The Reproductive Medicine Group focuses on translating basic laboratory findings regarding the events surrounding the initiation of pregnancy to the clinical problem of infertility. We study the male and female gametes, how they interact with each other at fertilization, and how the newly formed embryo develops within the female reproductive tract during the first few days of life. Information gathered in these studies will provide a better understanding of factors causing human infertility, which affects approximately 10% of the reproductive age population.
Our approach is to use a mouse model to address questions of what factors are important determinants of egg and embryo quality, and what factors within the oviduct and uterus promote successful fertilization and embryo development. We are also studying how neonatal exposure to an estrogenic endocrine disruptor alters the ability of the reproductive tract environment to support fertilization and embryo development. Environmental contaminants and endocrine disruptors likely contribute to human infertility because of cumulative effects on the quality of both sperm and eggs, and their impact on the female reproductive tract environment. These problems are compounded because couples delay childbearing and therefore have longer exposure to various environmental insults. There is experimental evidence that environmental exposures can disrupt processes of oocyte growth and maturation needed to generate healthy, fertilizable eggs and embryos that are capable of full term development. Less is known regarding factors that affect sperm quality; however, environmental exposures such as alcohol use, smoking, and certain heavy metals clearly have a negative influence on sperm. We know from our studies in the mouse that phytoestrogen exposure in the neonatal period can disrupt ovarian function and causes abnormalities in the female reproductive tract that diminish the ability of the reproductive tract to support embryo development and implantation. Further work in these areas may provide insights into how endocrine disruptors and other environmental toxins can affect human fertility and reproductive tract function, and may have relevance to development of reproductive tract tumors and endometriosis.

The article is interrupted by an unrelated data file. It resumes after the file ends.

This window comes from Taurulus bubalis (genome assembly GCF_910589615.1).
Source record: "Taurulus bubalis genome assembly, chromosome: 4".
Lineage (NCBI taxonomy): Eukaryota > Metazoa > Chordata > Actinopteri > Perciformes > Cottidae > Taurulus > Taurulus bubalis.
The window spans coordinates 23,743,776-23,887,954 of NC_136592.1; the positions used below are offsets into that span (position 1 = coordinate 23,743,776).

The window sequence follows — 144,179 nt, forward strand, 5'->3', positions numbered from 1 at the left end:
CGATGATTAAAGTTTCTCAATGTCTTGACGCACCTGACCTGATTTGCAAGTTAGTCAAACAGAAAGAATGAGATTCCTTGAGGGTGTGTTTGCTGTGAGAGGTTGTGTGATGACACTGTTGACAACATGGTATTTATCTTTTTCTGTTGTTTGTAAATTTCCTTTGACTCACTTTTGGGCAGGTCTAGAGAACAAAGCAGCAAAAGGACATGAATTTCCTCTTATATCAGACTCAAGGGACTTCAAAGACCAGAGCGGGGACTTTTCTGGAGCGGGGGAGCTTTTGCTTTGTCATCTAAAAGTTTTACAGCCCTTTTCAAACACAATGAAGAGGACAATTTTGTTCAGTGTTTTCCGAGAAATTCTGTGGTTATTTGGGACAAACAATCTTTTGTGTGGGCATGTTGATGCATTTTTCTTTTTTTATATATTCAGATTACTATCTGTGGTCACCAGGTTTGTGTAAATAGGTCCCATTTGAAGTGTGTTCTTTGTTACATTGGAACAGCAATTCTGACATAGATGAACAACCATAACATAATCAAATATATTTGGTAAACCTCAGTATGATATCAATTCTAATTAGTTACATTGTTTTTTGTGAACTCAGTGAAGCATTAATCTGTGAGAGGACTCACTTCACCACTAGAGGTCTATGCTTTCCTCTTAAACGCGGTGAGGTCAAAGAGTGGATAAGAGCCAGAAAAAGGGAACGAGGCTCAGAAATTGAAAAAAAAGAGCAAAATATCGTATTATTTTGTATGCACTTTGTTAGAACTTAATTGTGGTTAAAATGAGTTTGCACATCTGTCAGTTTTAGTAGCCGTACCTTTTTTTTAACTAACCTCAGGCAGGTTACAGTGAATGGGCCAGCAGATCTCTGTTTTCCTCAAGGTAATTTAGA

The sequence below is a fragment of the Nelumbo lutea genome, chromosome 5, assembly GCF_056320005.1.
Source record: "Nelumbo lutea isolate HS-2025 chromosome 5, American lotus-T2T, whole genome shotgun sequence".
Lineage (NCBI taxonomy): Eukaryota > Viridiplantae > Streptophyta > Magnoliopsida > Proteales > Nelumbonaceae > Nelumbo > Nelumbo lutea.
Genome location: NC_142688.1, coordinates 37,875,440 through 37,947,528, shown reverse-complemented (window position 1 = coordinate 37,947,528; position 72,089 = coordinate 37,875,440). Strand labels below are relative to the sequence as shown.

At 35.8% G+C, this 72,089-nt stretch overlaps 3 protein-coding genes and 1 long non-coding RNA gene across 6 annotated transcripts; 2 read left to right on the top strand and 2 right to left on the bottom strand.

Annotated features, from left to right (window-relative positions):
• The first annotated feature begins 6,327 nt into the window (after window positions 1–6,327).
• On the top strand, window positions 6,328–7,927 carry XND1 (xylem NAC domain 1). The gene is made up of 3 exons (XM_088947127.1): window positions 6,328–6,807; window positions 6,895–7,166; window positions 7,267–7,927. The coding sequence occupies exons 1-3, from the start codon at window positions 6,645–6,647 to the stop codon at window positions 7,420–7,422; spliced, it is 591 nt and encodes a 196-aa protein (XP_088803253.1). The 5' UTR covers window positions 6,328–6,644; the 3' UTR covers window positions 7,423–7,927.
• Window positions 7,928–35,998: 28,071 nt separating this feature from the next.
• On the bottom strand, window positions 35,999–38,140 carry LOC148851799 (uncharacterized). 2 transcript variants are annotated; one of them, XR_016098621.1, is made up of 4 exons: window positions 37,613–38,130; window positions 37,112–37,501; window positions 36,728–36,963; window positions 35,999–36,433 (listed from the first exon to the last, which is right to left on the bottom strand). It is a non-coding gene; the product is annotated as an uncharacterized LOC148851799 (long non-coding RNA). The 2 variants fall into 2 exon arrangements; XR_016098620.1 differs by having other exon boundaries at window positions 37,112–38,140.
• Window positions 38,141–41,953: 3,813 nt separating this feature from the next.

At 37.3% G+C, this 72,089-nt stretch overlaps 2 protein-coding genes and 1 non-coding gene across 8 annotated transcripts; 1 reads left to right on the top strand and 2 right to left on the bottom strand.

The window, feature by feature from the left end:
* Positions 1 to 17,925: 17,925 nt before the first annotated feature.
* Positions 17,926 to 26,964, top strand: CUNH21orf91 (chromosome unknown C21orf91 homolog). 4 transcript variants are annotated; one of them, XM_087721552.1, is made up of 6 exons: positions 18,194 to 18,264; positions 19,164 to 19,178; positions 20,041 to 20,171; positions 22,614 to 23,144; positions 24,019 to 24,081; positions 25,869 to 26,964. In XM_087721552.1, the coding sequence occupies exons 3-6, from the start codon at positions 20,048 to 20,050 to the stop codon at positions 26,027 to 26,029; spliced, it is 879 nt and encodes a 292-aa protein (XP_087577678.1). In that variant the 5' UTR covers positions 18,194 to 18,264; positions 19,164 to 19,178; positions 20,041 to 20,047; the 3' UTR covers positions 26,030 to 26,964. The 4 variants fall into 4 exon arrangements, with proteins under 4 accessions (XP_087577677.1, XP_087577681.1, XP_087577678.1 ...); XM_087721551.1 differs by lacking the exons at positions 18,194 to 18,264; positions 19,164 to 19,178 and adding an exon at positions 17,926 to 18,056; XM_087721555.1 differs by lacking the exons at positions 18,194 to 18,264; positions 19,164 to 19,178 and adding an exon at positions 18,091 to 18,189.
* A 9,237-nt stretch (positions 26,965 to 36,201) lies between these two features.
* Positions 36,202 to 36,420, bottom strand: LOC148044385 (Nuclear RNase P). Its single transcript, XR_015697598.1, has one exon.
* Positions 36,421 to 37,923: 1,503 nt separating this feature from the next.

Dr. Williams obtained her MD from Duke University School of Medicine and completed a residency in Obstetrics & Gynecology at Pennsylvania Hospital and a fellowship in Reproductive Endocrinology & Infertility at the University of Pennsylvania. She subsequently completed a PhD and postdoctoral training with Richard Schultz at Penn and joined the Penn faculty as an Assistant Professor of Obstetrics & Gynecology. She moved to the NIEHS in 2007, where she leads the Reproductive Medicine Group within the Laboratory of Reproductive and Developmental Toxicology.